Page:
"With the new surveillance tools available to us, we know where the epidemic is down to the census track or zip code," Wilson said. "If we are serious about ending the AIDS epidemic in this country, we need to use those tools to invest in vulnerable communities. Unfortunately, instead of building infrastructure and expanding capacity in poor urban communities, we are dismantling the fragile infrastructure that exists."
Aware of the need, many of the paper's authors have helped put together neighborhood testing and treatment campaigns in recent years. The projects provide templates, they say, for engaging local communities through grassroots action and partnership with local institutions and media. These not only spread the word, but also reduce the stigma of openly confronting the disease. The authors also argue for a research and policy agenda that focuses on neighborhoods rather than solely on individuals for HIV intervention strategies.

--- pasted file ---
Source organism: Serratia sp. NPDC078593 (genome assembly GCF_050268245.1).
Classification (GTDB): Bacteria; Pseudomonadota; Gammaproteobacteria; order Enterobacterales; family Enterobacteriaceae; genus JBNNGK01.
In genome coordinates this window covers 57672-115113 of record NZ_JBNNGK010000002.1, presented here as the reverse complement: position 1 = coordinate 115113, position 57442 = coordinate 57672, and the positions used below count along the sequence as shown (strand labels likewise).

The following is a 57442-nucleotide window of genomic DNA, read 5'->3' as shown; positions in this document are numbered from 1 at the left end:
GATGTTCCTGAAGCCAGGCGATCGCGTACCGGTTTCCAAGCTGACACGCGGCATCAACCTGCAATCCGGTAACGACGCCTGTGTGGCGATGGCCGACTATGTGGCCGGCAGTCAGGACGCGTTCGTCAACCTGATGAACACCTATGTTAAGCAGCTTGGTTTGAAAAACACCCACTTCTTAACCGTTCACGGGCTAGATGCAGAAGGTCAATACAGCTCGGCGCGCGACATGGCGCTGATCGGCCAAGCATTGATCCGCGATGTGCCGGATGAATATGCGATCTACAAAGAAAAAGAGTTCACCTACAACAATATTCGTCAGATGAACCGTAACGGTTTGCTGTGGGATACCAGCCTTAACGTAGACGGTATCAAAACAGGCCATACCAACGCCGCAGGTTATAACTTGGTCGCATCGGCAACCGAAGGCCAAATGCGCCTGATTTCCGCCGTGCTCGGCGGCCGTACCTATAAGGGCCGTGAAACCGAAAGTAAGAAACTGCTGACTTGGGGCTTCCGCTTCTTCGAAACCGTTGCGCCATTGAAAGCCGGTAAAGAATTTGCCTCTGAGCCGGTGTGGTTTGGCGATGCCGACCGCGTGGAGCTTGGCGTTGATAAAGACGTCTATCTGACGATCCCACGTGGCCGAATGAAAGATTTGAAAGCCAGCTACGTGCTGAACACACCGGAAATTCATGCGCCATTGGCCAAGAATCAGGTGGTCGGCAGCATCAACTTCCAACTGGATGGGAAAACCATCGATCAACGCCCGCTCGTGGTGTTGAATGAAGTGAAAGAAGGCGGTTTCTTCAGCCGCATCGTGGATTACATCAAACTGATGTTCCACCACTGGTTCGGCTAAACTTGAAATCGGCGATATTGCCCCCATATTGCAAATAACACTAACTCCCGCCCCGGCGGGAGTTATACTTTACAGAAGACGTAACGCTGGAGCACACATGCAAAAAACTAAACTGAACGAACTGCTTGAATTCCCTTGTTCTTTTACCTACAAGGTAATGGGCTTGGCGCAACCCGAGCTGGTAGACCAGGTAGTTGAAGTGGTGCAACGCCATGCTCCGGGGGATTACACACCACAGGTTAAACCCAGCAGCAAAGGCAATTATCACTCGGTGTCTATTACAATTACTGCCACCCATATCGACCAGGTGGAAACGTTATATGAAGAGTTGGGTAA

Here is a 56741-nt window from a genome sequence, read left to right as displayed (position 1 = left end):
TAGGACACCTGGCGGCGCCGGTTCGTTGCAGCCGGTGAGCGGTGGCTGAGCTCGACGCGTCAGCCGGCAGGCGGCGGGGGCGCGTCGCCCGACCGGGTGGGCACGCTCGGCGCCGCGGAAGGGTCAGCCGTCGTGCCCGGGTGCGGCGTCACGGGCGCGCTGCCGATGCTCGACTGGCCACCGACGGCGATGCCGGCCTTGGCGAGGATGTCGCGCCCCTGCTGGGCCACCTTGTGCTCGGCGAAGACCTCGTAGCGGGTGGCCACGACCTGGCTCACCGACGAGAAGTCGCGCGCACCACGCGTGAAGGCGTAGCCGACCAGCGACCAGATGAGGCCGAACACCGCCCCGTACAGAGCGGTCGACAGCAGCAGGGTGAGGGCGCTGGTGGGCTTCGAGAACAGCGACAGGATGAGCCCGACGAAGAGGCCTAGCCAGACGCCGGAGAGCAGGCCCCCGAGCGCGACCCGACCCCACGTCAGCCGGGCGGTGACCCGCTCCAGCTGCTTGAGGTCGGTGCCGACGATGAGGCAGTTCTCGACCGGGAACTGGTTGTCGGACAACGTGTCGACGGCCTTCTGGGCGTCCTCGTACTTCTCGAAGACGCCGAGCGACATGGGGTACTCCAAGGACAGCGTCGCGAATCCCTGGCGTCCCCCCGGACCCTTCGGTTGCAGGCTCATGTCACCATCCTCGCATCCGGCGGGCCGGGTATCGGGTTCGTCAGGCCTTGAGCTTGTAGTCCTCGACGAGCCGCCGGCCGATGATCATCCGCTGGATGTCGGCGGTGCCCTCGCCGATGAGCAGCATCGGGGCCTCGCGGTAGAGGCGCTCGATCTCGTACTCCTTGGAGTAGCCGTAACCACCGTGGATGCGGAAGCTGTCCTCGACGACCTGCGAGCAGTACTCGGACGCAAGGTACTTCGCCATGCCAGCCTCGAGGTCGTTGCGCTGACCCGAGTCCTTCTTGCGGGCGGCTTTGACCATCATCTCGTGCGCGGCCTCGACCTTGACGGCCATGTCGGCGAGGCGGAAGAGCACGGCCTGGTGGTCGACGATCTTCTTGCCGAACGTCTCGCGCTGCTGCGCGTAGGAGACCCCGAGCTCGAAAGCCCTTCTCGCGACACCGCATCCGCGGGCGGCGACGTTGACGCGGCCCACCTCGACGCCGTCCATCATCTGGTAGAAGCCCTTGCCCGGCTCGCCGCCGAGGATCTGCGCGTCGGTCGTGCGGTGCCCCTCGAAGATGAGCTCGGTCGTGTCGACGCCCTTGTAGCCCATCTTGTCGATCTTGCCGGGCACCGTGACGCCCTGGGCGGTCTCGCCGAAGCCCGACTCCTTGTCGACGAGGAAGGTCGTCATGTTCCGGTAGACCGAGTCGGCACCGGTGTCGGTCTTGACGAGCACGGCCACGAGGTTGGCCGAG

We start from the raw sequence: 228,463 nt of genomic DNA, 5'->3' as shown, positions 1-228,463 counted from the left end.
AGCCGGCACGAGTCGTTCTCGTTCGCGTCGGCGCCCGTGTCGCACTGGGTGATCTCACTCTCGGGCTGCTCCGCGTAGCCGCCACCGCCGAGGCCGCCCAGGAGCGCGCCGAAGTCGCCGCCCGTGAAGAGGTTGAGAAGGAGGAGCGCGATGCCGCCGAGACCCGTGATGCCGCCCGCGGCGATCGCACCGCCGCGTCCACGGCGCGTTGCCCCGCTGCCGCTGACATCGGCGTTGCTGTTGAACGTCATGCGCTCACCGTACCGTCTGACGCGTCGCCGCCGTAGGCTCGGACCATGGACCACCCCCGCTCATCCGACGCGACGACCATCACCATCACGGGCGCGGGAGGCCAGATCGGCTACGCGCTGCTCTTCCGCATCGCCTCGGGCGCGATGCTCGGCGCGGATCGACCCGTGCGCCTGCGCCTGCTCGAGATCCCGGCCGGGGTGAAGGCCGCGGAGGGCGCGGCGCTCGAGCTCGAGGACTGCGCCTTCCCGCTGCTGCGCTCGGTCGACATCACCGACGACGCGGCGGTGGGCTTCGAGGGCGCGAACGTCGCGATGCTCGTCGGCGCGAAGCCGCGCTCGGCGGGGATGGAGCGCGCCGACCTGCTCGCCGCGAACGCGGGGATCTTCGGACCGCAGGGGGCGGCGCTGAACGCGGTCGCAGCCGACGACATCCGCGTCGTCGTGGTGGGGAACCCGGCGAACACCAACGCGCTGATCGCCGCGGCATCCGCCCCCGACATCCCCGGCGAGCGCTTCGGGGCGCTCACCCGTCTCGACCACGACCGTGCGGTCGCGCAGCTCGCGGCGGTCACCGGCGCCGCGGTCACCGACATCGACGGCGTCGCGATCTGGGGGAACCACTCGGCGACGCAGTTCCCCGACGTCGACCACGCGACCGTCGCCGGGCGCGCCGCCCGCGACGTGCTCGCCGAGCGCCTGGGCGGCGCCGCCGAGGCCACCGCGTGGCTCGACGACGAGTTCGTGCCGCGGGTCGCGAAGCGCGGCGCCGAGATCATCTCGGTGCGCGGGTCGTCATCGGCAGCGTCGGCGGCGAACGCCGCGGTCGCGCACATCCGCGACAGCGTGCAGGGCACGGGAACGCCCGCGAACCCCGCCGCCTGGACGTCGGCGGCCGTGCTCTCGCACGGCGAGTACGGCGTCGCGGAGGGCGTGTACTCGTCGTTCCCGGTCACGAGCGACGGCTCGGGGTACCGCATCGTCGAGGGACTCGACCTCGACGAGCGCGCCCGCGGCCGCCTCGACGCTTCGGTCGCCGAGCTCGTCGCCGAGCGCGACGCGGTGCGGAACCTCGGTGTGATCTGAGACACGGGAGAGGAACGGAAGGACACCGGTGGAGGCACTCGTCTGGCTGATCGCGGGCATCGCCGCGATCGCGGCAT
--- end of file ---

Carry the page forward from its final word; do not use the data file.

An especially large effort, "The Bronx Knows," led by the New York City Department of Health, brought together 75 local institutions and other partners between 2008 and 2011 to cover the entire New York City borough. The campaign, in part led by co-author Dr. Blayne Cutler, conducted more than 600,000 tests and confirmed 4,800 cases, including 1,700 that weren't previously known. The percentage of local adults who reported having been tested rose to 80 percent from 72 percent and HIV positive residents linked to appropriate health care rose to 84 percent from 82 percent.
Since 2012 Nunn has led a privately funded project focused on Philadelphia's 19143 zip code, one of the most heavily impacted neighborhoods of the country, called "Do One Thing." Working with colleagues including co-author Dr. Stacey Trooskin of Drexel University, Do One Thing has partnered with local media and leaders including clergy, and sent volunteers door-to-door to promote HIV and HCV testing and treatment.